Jun, 26 2014

Say goodbye to Google TV and hello to the wonder you see us groping in the video above. Android TV is a renaissance of Google’s first stab at the smart TV market. While we won’t be seeing any consumer products until we head closer to the end of this year, developers have already been treated to units of the ADT-1, Android TV’s first development platform device.


One of the things early Google TV devices were chastised for was under-performing specs. The lackluster internals made for sluggish experiences (so much so that some of them became flat-out unusable after a while). Thankfully Google has looked to remedy that as they came out the gate strong with some pretty impressive specs:

  • Tegra 4 chipset
  • 2GB of RAM
  • 16GB of internal storage
  • 2×2 MIMO dual-channel WiFi
  • Bluetooth 4.0
  • Ethernet Port
  • HDMI port
  • Android L Developer Preview

The device is fully unlocked out of the box, natch, so Google’s inviting developers to go nuts and come up with anything they can to help get this platform ready for launch later this year. It’s far too early to tell what the result of such openness will be, but we have a feeling it won’t take long for developers to pour their heart, soul and code into these boxes.

Software and Features

Android TV appears to be quite simple at its core. It takes on a lot of the same qualities Google TV had: it combines live television with internet video sources such as Netflix, Hulu and YouTube to give you access to nearly anything you’d want to watch at a moment’s notice.


All of that will leverage voice commands, search and Google’s Knowledge Graph to help you find what you are looking for and learn everything about it with ease. Not lost on us is the much improved user interface that presents all your content in a way that’s very pleasing to the eye, and it’s easy enough to zip around said interface thanks to the capable hardware sitting inside.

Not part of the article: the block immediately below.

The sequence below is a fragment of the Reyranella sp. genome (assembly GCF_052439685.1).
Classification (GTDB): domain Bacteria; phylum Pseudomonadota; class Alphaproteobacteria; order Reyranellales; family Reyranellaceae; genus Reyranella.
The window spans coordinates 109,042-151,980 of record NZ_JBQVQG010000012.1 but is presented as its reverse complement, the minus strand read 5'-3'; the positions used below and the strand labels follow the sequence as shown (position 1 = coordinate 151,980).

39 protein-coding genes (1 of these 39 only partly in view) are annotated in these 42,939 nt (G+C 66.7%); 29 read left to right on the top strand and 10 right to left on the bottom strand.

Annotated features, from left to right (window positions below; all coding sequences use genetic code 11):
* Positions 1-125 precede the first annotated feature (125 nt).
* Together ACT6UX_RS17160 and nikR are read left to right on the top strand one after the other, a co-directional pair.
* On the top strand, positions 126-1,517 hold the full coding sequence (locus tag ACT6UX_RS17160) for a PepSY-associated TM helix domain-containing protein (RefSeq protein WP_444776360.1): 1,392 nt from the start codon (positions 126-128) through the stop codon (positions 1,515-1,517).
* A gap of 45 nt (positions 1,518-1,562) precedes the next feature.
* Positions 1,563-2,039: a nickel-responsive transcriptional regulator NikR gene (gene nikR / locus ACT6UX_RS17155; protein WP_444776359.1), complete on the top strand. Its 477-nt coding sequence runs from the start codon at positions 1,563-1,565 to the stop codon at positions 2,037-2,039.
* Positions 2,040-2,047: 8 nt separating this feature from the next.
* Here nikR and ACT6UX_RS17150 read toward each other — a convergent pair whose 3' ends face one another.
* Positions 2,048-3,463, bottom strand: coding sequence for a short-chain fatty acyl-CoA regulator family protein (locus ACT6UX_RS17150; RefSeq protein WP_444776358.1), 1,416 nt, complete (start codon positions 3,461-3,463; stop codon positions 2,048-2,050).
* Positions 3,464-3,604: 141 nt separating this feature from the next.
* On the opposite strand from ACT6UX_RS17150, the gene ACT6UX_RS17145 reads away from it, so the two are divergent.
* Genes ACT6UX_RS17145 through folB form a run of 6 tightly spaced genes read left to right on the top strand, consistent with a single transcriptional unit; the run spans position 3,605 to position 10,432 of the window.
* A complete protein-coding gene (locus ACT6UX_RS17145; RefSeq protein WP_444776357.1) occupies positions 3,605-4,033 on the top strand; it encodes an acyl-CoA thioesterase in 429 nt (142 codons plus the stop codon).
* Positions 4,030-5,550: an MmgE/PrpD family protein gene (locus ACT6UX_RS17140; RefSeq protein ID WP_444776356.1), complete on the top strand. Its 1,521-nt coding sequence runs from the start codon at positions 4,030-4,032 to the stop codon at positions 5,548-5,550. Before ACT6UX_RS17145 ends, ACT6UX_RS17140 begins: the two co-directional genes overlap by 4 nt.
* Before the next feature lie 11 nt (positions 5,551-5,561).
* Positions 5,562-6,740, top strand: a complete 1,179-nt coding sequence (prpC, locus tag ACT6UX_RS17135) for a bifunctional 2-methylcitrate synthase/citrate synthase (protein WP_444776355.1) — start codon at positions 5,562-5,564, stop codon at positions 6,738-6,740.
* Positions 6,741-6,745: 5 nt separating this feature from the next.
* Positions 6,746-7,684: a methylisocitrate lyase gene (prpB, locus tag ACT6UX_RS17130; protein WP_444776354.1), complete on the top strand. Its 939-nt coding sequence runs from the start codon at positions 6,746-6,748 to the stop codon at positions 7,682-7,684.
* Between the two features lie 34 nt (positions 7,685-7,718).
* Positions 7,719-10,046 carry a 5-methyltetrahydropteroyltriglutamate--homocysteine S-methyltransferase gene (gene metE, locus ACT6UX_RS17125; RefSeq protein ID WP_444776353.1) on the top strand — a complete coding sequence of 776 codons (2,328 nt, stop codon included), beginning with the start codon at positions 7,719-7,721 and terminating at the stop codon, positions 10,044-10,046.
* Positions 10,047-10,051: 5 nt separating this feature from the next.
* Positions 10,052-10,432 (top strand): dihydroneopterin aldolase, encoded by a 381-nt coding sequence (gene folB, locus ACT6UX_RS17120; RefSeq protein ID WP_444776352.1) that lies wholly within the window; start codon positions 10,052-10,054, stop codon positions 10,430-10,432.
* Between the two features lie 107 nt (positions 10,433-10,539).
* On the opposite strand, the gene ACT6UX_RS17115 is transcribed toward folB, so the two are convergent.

Where Android TV steps things up a notch — nay, a ton — is the department of games. ¬†One of the important things they wanted to do from the starting gate was build games into the platform in a way that developers won’t even have to think about porting their wares over to the big screen.

This includes integration with the Google Play Games platform for access to achievements, leaderboards and multiplayer gaming. We saw examples of gaming with controllers to give folks a console-esque experience, and with that powerful Tegra 4 chipset inside this could turn out to be a very versatile piece of equipment.


Google also mentioned that the platform would have “Cast” capabilities, so the ability to beam music, movies, photos and even mirror your Android phone or tablet’s display should add a lot to the experience. Needless to say this should prove to be a much more useful, usable and exciting package than Google TV was in its infancy, and it’ll be exciting to see what future iterations bring us.


In case you were wondering how the ADT-1 and its controller looks from every angle this handy photo gallery should do the trick:

Will you buy one?

So after Google’s second (and seemingly successful) attempt at the smart TV game — will you buy one? Granted, you won’t be able to get the ADT-1, but we should see manufacturers start to push out set-top boxes and televisions with Android TV built-in by this holiday season. Let us know your thoughts in the comments below!

local_offer    ADT-1  Android TV  Google IO 2014  

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